Small Planet, Big Problems

Homo Sapiens have been  around for 200,000 years or so, and for most of that time we’ve lived in balance with the planet.

But for the last few hundred years, it’s all gone a bit Pete Tong. We’re consuming more resources than the planet can cope with. Then we spew out the resulting waste for somebody else to sort out.

Slowly we’re realising what we’ve done, and are starting to work out ways of minimising our impact.

Here’s what we’re doing to try and be responsible.

Think local

SoundBuckets are based in a small village in rural Wiltshire, UK, on the edge of Salisbury plain, in an Area of Outstanding Natural Beauty ( AONB).  Although it sounds idyllic, the reality of living in the country means that everything is a bit more difficult.  You have to be more self reliant, and you can’t ignore the impact of man on nature around you.

This subtly changes the way you think, and you start to make choices based on the long term, rather than your immediate wants.

We wanted to run a small local business, rather than commute miles to a large city for work. And we wanted to do something that will last and things differently.

The first problem in running a rural business is where do the staff come from? Transport links are poor, and there’s no a great pool of people to draw from.  We’ve solved this by training up locals, teaching them new skills and trades.  Over half our staff now walk to work, and the rest come from nearby villages.  This feeling of community means that we can all work together and work together to minimise the impact we make.



It’s a real pain getting rid of stuff you don’t want in the country, it involves travelling many miles and a lot of relative cost.  So from an early age we’ve all got used to recycling where possible and minimising waste.

The majority of rubbish we get is from  the stupid amount of packaging our parts get covered in.  We solve this by re-using packaging and paper based stuff where possible, and by sorting and recycling all the rest of the materials. So at the end of the week, the general office bins are mostly empty.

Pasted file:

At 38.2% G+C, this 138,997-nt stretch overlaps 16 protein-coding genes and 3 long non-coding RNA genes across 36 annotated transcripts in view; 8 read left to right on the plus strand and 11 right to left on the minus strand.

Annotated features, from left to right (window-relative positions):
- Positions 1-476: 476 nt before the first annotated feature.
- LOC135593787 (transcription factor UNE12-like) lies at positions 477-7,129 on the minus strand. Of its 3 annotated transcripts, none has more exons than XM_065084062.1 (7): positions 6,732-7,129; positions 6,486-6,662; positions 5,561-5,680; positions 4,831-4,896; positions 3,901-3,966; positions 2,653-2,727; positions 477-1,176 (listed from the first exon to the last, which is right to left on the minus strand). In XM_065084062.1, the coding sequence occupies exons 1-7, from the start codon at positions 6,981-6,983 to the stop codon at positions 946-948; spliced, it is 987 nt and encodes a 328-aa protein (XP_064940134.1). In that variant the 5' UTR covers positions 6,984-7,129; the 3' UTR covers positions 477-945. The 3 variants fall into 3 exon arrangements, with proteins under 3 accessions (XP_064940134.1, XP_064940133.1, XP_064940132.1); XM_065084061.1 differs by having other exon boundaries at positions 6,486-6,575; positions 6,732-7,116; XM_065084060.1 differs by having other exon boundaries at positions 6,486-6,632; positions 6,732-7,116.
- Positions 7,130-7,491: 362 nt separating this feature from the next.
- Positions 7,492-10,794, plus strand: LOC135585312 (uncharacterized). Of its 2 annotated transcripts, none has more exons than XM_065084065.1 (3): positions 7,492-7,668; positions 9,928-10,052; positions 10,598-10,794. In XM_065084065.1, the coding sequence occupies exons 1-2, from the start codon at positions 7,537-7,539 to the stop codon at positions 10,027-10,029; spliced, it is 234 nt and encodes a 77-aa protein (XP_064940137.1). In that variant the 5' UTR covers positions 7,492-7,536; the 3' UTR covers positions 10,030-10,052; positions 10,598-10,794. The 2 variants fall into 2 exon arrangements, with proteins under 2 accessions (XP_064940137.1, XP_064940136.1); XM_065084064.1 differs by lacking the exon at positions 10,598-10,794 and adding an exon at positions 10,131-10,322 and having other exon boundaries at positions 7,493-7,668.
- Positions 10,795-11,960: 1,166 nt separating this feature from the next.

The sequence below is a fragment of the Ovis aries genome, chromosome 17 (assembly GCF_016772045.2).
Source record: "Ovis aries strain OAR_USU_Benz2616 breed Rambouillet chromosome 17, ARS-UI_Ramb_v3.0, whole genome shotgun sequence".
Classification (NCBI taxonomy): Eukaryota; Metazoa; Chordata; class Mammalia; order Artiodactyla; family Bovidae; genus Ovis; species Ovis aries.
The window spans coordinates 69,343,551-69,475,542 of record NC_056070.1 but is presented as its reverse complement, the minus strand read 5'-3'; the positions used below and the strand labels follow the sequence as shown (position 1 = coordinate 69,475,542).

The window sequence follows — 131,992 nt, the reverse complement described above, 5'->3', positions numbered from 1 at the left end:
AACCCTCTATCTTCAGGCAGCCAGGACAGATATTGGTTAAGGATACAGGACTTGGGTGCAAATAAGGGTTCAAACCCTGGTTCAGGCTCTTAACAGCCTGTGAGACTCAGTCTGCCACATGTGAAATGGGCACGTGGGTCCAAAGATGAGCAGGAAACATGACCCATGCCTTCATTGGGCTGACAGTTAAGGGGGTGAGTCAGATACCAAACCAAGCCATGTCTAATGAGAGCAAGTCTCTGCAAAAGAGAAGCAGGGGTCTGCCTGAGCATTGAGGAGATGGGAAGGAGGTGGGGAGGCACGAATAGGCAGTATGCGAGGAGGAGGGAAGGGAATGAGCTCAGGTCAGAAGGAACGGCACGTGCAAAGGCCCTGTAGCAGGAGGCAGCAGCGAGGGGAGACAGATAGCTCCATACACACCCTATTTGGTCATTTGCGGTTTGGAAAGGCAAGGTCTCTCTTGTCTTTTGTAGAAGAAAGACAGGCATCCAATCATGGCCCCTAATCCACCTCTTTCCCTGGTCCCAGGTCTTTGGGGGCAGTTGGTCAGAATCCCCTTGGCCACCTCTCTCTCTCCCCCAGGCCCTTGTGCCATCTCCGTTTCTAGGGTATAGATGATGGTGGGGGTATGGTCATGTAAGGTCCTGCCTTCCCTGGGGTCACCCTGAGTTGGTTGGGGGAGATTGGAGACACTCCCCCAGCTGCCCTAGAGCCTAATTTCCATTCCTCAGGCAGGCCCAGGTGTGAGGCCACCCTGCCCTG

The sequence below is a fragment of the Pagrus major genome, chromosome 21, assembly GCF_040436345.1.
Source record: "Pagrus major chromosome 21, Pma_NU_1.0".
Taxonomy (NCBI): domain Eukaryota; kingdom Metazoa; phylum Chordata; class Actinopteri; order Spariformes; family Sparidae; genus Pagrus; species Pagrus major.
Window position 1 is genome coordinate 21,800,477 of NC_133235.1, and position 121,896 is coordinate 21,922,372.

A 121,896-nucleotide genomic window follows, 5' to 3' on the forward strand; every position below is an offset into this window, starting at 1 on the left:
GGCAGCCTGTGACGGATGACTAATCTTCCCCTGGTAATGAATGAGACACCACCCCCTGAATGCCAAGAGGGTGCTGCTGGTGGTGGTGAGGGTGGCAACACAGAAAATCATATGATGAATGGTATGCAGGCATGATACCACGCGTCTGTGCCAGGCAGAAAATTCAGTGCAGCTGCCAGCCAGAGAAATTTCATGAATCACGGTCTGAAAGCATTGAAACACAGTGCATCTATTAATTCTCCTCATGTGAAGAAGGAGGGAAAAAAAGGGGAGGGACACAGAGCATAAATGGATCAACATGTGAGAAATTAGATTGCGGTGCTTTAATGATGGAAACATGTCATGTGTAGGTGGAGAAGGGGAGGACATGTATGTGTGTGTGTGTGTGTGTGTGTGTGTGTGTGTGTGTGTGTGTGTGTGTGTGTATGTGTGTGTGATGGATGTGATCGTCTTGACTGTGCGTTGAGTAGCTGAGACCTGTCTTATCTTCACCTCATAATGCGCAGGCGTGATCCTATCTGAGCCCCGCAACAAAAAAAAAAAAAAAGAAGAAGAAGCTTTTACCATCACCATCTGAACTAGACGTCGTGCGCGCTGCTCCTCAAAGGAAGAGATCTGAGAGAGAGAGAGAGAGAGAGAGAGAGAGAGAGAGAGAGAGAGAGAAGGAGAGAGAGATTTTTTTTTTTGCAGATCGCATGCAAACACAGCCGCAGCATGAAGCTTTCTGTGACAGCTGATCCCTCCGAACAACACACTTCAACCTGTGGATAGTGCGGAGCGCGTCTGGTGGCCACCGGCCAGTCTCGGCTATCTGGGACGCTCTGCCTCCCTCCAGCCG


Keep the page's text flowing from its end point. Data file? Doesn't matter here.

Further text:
There’s always bits of stupid plastic you can’t recycle, but we sort these and give them to a local arts and crafts group to be used in creative projects.


We hate throwing useful things away. So all of our designs are made to be repaired, or at end of life, easily dismantled into their component parts for recycling. In our main pro-audio business, we’re still servicing 25 year old bit’s of kit, due to the modular repairable design techniques we pioneered in the early ’90s.

This is one of the reasons we rarely incorporate any plastics in our designs. Instead we use steel and aluminium, all of which have residual value, and can be melted down for re-use.

Although you can argue about their relative merits, that’s also why we use British leather for our handles instead of hard plastic handles. Ditto British sheep wool for the acoustic wadding inside the speaker instead of the cheaper plastic based foam.


The best way to minimise waste is not to create it in the first place. Starting with energy usage, we using energy efficient devices in the office. There’s lots of natural light, and we burning local wood for heat (there’s no gas here), and make sure our office is insulated properly.

Next, we then look at parts, minimising any redundant stock, and re-using parts across multiple assemblies to avoid waste.  We follow this up with using local craftsmen and metalworkers, using other small, local businesses with sympathetic views.  Sometimes you can’t do this, a lot of our parts come from the far east, but we do what we can.

Finally we try and make sure our product is packaged without polystyrene, or disposable plastics, in cardboard boxes you’ll want to keep and re-use yourself.

And of course the SoundBuckets are designed to last the test of time, not be continually replaced in order for us to make more money.  Buy Better, But Less.

What you can do

You all know the obvious stuff, but there’s a few things you can do specifically about your SoundBucket.

  • The external power supply is very efficient, on standby it will consume less than 0.25W (that’s 2 KwH a year!).  But if you’re not using it for any length of time, just turn it off.
  • It will get dirty, so just clean it with a damp cloth. You don’t need to use any artificial cleaner.
  • Should it break, please call us.  We can fix it and make it work wonderfully.  You don’t need to replace it.
  • If you want to get rid of it, don’t put it in the bin, send it back to us.  We’ll find a new home for it, or break it down into it’s raw parts and recycle everything


We’ve been around for 200,000 years.  If we work together we might be around for another 200,000.  If we don’t work together…